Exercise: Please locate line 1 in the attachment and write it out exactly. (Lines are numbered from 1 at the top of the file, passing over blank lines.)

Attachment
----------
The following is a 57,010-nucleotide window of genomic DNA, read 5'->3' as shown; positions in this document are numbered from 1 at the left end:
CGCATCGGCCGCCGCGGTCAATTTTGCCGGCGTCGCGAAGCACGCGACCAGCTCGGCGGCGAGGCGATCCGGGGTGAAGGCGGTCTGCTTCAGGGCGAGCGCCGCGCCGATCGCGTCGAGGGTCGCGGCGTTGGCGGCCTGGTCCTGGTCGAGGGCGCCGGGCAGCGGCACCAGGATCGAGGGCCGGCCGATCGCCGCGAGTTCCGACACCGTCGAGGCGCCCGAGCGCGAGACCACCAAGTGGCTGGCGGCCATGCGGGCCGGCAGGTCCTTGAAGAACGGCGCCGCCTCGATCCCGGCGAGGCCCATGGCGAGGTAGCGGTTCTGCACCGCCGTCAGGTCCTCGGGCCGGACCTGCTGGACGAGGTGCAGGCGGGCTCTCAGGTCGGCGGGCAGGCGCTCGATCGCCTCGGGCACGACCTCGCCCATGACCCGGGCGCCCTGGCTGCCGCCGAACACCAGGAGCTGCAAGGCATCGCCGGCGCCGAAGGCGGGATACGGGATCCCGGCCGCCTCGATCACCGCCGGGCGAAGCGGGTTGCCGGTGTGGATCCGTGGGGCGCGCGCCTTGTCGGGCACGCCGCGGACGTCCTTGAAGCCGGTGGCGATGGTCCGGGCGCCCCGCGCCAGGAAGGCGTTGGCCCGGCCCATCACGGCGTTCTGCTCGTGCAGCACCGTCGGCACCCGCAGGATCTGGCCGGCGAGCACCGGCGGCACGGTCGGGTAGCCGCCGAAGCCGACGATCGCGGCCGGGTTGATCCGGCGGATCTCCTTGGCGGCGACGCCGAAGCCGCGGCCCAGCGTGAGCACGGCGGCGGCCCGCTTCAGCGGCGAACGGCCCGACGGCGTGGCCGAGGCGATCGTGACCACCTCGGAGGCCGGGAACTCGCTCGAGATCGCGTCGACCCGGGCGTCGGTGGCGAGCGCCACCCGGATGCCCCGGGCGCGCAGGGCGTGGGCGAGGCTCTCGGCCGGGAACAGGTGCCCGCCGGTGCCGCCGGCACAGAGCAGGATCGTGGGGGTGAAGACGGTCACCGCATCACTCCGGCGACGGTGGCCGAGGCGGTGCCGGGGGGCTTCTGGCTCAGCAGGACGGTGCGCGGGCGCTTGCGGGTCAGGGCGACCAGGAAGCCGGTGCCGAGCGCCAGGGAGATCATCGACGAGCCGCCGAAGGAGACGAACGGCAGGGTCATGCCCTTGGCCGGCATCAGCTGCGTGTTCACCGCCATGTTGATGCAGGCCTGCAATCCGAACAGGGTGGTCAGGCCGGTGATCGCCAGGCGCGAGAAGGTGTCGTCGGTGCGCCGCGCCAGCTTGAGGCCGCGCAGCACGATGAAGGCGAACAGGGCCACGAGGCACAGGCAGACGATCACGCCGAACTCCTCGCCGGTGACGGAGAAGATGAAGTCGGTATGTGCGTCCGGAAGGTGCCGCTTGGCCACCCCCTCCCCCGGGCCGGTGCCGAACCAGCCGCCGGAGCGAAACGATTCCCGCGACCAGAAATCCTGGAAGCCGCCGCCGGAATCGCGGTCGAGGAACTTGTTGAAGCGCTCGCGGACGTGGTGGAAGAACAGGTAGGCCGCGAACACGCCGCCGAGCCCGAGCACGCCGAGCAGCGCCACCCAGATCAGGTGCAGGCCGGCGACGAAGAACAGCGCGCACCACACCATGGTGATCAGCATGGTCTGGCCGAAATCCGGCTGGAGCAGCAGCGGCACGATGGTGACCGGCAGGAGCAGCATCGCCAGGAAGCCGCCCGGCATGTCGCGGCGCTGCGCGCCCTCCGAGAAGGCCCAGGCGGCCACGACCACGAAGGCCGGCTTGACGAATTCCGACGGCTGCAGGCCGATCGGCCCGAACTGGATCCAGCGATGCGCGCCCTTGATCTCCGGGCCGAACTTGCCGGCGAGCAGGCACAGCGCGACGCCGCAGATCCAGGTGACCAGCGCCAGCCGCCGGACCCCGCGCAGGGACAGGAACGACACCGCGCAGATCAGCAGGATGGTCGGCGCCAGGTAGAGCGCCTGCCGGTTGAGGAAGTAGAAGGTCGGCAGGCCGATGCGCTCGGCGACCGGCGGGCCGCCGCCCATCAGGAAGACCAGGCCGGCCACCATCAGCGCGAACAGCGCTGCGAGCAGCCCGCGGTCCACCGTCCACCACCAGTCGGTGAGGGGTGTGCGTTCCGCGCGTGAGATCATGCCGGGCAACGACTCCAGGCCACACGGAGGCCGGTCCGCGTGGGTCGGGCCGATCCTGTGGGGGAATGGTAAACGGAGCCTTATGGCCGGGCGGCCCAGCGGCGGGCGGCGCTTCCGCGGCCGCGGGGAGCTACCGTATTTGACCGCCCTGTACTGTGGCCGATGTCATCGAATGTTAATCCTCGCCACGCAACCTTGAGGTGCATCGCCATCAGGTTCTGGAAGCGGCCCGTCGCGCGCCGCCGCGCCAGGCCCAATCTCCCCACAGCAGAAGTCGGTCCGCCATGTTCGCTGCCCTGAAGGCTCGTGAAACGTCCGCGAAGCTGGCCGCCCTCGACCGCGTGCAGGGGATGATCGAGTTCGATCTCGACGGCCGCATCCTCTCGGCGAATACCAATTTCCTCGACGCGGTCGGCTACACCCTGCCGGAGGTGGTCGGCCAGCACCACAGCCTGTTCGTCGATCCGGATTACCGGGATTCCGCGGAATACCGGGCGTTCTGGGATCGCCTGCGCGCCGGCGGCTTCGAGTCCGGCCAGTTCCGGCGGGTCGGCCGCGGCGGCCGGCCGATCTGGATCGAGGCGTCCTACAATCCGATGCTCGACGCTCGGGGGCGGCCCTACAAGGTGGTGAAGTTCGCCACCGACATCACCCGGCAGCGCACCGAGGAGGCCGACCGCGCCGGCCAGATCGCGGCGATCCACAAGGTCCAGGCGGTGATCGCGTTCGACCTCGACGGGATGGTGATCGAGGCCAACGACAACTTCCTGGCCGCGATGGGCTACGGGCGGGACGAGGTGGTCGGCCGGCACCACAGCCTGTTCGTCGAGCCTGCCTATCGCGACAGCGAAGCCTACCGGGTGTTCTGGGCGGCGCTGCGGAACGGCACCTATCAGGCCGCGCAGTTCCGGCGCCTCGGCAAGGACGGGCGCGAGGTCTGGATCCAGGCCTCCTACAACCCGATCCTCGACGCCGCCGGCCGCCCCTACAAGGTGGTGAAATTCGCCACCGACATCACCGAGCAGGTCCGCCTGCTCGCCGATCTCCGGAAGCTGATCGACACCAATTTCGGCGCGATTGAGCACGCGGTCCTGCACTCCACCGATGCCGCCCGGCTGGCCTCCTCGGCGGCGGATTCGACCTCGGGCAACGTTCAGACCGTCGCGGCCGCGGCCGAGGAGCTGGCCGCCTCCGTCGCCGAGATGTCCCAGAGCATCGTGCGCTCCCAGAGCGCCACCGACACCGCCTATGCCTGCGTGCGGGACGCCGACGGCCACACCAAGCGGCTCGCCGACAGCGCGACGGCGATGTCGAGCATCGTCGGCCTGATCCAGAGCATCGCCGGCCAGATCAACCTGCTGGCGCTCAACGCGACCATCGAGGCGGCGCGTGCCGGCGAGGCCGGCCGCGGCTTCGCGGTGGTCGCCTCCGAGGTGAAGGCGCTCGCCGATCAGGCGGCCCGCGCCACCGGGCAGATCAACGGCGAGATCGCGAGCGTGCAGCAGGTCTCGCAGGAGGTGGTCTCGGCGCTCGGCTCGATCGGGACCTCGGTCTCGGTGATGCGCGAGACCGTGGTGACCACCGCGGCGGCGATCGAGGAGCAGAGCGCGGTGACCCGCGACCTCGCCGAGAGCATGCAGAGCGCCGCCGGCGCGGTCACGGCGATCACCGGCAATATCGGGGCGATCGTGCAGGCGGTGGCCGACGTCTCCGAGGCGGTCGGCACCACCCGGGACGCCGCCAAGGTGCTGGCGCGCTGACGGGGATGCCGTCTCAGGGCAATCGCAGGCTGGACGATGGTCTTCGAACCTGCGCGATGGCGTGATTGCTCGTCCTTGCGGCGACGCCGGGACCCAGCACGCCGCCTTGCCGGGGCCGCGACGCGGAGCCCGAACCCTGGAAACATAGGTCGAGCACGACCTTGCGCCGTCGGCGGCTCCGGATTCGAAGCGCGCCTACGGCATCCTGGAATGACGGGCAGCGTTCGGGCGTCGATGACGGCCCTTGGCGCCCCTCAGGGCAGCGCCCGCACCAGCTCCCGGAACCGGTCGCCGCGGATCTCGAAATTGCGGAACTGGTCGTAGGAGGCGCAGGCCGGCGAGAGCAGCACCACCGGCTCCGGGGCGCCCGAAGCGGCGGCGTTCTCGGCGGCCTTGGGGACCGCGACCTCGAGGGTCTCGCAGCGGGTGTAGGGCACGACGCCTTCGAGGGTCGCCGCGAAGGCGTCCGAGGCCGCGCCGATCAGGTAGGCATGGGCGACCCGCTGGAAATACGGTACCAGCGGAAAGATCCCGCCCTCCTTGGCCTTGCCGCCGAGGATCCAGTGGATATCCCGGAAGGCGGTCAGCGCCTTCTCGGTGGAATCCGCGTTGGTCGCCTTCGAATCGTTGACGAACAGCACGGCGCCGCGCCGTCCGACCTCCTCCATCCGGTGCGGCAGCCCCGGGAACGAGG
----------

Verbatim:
The following is a 57,010-nucleotide window of genomic DNA, read 5'->3' as shown; positions in this document are numbered from 1 at the left end: